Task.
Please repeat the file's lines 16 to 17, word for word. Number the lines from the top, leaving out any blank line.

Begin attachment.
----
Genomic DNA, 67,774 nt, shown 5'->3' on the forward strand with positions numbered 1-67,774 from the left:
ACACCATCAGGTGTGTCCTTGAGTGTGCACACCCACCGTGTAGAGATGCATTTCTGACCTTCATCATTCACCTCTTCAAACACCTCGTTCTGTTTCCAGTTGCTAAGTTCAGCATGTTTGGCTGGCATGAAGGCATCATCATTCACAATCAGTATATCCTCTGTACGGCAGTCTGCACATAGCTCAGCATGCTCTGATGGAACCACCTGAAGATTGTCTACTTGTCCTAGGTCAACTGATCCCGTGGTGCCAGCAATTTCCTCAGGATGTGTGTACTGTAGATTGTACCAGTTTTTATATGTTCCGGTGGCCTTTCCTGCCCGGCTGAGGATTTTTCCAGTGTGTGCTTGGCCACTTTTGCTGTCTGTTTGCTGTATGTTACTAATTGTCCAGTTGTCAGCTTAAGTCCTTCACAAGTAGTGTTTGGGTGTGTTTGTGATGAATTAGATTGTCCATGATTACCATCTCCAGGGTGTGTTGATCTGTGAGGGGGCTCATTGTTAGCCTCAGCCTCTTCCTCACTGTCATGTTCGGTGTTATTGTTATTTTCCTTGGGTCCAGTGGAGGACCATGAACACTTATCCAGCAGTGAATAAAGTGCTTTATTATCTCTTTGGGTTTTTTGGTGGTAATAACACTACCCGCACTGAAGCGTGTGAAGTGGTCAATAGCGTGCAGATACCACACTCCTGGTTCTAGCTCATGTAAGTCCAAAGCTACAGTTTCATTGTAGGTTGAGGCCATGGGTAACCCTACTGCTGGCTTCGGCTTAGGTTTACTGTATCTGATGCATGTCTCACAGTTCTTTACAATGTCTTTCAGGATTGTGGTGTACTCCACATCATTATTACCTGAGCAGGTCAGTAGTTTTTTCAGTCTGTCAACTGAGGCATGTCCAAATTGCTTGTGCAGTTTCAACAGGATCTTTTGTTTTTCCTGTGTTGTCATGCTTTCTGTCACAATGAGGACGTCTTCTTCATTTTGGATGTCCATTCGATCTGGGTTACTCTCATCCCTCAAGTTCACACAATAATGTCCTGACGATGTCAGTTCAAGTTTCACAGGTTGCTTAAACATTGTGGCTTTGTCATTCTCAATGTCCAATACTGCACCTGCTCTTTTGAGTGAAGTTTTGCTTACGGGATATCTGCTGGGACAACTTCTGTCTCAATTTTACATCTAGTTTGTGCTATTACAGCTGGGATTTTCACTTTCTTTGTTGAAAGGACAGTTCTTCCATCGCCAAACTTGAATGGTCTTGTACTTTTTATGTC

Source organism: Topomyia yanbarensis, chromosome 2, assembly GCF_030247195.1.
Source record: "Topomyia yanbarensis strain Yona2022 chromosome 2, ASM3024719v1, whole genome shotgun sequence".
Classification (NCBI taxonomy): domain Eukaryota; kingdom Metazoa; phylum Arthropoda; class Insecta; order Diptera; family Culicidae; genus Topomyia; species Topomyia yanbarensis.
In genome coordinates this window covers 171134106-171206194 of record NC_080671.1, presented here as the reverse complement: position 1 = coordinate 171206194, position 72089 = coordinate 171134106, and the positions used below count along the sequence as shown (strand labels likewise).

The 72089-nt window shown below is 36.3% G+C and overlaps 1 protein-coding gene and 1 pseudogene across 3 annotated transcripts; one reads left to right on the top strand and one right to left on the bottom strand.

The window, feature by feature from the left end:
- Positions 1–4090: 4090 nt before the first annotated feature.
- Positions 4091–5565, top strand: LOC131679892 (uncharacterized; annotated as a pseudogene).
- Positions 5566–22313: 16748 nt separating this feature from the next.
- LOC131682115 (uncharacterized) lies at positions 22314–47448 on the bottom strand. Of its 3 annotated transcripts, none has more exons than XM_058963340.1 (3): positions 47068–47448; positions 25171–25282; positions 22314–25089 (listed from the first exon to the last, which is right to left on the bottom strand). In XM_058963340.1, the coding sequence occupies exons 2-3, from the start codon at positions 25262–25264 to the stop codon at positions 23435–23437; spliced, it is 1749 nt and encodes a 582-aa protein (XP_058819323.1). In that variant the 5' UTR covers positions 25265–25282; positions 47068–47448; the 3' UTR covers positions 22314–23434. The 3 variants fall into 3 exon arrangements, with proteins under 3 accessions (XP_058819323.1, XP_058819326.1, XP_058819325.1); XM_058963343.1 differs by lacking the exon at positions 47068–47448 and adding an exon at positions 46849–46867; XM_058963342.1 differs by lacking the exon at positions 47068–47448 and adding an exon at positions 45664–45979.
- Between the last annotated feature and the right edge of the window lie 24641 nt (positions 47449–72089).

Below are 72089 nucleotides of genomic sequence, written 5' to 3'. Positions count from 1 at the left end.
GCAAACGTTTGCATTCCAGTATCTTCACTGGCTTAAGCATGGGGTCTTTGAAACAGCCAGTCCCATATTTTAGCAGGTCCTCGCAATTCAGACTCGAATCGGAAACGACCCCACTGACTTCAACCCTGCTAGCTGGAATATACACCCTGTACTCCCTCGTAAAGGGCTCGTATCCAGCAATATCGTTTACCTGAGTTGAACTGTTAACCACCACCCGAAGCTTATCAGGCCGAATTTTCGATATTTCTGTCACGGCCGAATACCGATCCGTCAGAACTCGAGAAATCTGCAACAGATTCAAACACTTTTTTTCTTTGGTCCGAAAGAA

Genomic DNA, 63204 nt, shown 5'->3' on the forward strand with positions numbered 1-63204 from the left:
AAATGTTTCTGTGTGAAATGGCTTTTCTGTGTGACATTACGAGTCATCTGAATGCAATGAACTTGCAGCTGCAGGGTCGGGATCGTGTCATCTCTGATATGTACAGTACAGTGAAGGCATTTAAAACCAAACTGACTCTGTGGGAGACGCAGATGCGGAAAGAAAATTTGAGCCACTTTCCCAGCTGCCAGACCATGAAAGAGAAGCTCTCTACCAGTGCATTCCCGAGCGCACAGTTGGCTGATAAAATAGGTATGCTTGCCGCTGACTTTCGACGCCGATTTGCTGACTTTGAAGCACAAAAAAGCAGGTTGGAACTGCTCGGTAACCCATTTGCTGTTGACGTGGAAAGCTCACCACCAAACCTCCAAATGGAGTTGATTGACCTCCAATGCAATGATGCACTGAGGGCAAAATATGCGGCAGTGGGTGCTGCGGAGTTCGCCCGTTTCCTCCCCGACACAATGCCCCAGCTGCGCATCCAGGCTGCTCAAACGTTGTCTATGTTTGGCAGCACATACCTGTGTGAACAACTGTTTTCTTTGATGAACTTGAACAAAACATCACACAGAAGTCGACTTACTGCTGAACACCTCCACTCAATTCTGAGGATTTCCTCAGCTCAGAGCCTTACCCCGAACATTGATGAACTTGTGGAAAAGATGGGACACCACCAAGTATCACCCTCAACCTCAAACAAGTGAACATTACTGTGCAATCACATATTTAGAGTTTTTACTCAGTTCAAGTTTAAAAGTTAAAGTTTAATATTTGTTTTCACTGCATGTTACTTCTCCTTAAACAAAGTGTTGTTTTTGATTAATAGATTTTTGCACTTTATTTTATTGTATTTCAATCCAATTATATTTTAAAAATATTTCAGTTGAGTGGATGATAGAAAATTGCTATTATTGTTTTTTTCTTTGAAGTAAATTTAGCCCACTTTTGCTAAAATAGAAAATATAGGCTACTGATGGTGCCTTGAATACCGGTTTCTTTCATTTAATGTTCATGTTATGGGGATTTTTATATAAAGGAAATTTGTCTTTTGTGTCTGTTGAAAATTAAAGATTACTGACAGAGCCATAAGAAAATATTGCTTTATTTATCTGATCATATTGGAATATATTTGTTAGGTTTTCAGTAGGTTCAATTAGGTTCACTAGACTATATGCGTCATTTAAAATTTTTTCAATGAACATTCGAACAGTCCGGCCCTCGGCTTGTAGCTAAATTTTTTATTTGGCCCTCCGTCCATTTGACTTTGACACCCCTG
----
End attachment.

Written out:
Genomic DNA, 63204 nt, shown 5'->3' on the forward strand with positions numbered 1-63204 from the left:
AAATGTTTCTGTGTGAAATGGCTTTTCTGTGTGACATTACGAGTCATCTGAATGCAATGAACTTGCAGCTGCAGGGTCGGGATCGTGTCATCTCTGATATGTACAGTACAGTGAAGGCATTTAAAACCAAACTGACTCTGTGGGAGACGCAGATGCGGAAAGAAAATTTGAGCCACTTTCCCAGCTGCCAGACCATGAAAGAGAAGCTCTCTACCAGTGCATTCCCGAGCGCACAGTTGGCTGATAAAATAGGTATGCTTGCCGCTGACTTTCGACGCCGATTTGCTGACTTTGAAGCACAAAAAAGCAGGTTGGAACTGCTCGGTAACCCATTTGCTGTTGACGTGGAAAGCTCACCACCAAACCTCCAAATGGAGTTGATTGACCTCCAATGCAATGATGCACTGAGGGCAAAATATGCGGCAGTGGGTGCTGCGGAGTTCGCCCGTTTCCTCCCCGACACAATGCCCCAGCTGCGCATCCAGGCTGCTCAAACGTTGTCTATGTTTGGCAGCACATACCTGTGTGAACAACTGTTTTCTTTGATGAACTTGAACAAAACATCACACAGAAGTCGACTTACTGCTGAACACCTCCACTCAATTCTGAGGATTTCCTCAGCTCAGAGCCTTACCCCGAACATTGATGAACTTGTGGAAAAGATGGGACACCACCAAGTATCACCCTCAACCTCAAACAAGTGAACATTACTGTGCAATCACATATTTAGAGTTTTTACTCAGTTCAAGTTTAAAAGTTAAAGTTTAATATTTGTTTTCACTGCATGTTACTTCTCCTTAAACAAAGTGTTGTTTTTGATTAATAGATTTTTGCACTTTATTTTATTGTATTTCAATCCAATTATATTTTAAAAATATTTCAGTTGAGTGGATGATAGAAAATTGCTATTATTGTTTTTTTCTTTGAAGTAAATTTAGCCCACTTTTGCTAAAATAGAAAATATAGGCTACTGATGGTGCCTTGAATACCGGTTTCTTTCATTTAATGTTCATGTTATGGGGATTTTTATATAAAGGAAATTTGTCTTTTGTGTCTGTTGAAAATTAAAGATTACTGACAGAGCCATAAGAAAATATTGCTTTATTTATCTGATCATATTGGAATATATTTGTTAGGTTTTCAGTAGGTTCAATTAGGTTCACTAGACTATATGCGTCATTTAAAATTTTTTCAATGAACATTCGAACAGTCCGGCCCTCGGCTTGTAGCTAAATTTTTTATTTGGCCCTCCGTCCATTTGACTTTGACACCCCTG